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08 November 2016
| Alan Burkitt-Gray
Rivada Networks says it will appeal against Mexico’s decision to exclude it from bidding for the country’s planned national wholesale mobile network.
Only one bidder, a local consortium, is now in contention
for the project, called Red Compartida – or shared
network. That group, Altan, is expected to be awarded the
contract next week.
Red Compartida has been set up to build a shared-access mobile network that will
provide coverage across rural Mexico. It is seen as an attempt
to reduce the power of dominant operator América
Móvil, which is owned by Mexican businessman Carlos
A part-owned subsidiary of Rivada is also bidding for the US emergency services wholesale network,
FirstNet, against one known competitor, AT&T. A decision is
expected within weeks.
In a fiery outburst on Twitter, Irish businessman Declan
Ganley, who heads Rivada, said: "Unexpected disqualification of
Rivada … raises questions around integrity of process
clouding future investments", and added, "but we trust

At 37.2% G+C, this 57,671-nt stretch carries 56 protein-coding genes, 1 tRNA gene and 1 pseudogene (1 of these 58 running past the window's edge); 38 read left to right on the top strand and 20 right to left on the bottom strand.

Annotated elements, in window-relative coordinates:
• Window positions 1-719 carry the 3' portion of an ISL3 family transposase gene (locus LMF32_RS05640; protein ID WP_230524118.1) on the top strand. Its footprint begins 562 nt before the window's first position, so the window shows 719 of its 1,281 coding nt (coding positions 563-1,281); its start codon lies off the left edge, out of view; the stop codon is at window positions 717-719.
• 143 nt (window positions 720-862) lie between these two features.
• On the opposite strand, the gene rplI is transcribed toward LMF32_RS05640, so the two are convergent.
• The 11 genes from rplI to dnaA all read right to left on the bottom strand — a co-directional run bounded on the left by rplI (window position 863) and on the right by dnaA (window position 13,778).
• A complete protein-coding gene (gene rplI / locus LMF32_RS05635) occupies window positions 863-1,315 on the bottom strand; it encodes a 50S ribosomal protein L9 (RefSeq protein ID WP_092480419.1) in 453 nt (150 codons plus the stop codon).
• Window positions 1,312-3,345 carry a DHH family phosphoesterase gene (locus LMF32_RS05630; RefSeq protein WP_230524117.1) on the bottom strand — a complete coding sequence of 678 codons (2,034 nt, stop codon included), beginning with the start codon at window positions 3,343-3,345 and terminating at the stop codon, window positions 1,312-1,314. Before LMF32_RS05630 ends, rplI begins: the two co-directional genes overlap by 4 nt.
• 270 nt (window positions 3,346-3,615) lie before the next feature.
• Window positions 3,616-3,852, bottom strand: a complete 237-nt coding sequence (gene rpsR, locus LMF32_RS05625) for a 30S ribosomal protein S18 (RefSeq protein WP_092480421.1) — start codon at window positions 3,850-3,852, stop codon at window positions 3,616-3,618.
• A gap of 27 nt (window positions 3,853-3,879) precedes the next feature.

Mexico’s judicial system". He said Rivada would
appeal against the disqualification.
He told the Irish Independent that Rivada had letters of credit
for the security required by Mexico, even though the Ministry
for Communications and Transportation (SCT) said there was no
such financial guarantee.
But in a late-breaking development, Ganley told
Capacity that Mexico has now admitted receiving the
funds from Rivada. "They have now acknowledged that they got
the billion peso letter of credit on Oct 31st," he
Altan, Rivada’s competitor in Mexico, is backed by
Axtel, Megacable and the International Finance
Ganley said via Twitter that the project is "is one of [the]
Mexican government’s most ambitious projects
benefiting millions of Mexicans, if done right."
It "would give high-speed mobile internet to millions of
Mexicans, especially those in rural and poorly connected
areas", adding: "We want to be a partner in
Mexico’s economic development and we have the
technology and expertise to make Red Compartida a
He said: "It would be a shame if an initiative as visionary as
Red Compartida wasn’t enabled with the technology
and team that such vision merits."